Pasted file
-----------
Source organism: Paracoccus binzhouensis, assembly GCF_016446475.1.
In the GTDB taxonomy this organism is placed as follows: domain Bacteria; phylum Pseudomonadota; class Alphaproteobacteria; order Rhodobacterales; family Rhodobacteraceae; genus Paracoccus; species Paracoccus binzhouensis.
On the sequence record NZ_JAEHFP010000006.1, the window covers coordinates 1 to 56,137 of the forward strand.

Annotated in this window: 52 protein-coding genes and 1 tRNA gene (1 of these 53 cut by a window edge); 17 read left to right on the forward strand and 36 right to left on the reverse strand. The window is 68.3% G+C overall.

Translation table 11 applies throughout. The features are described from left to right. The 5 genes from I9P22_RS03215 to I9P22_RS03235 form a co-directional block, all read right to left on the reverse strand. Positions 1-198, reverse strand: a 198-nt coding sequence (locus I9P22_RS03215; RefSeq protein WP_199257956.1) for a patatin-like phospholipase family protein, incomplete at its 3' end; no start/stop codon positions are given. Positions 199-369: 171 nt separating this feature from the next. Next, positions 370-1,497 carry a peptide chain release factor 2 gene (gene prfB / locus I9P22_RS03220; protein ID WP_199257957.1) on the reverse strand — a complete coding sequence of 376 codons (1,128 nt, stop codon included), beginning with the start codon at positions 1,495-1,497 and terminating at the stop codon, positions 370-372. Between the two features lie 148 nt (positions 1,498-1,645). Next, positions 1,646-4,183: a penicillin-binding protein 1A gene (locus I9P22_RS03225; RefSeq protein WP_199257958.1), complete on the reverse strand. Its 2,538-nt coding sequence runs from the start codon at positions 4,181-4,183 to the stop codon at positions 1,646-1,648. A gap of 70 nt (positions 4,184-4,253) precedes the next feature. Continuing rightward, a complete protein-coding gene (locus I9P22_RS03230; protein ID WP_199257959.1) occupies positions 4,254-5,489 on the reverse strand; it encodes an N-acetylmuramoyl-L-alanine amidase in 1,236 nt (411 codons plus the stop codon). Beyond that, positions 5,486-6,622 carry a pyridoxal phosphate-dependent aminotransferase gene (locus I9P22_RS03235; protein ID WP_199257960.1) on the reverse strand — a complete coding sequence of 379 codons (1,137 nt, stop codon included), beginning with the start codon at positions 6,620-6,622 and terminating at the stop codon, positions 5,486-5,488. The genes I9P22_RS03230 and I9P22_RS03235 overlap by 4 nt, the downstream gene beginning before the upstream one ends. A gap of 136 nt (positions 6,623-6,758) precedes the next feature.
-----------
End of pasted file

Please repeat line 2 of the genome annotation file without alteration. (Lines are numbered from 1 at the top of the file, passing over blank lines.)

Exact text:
In the GTDB taxonomy this organism is placed as follows: domain Bacteria; phylum Pseudomonadota; class Alphaproteobacteria; order Rhodobacterales; family Rhodobacteraceae; genus Paracoccus; species Paracoccus binzhouensis.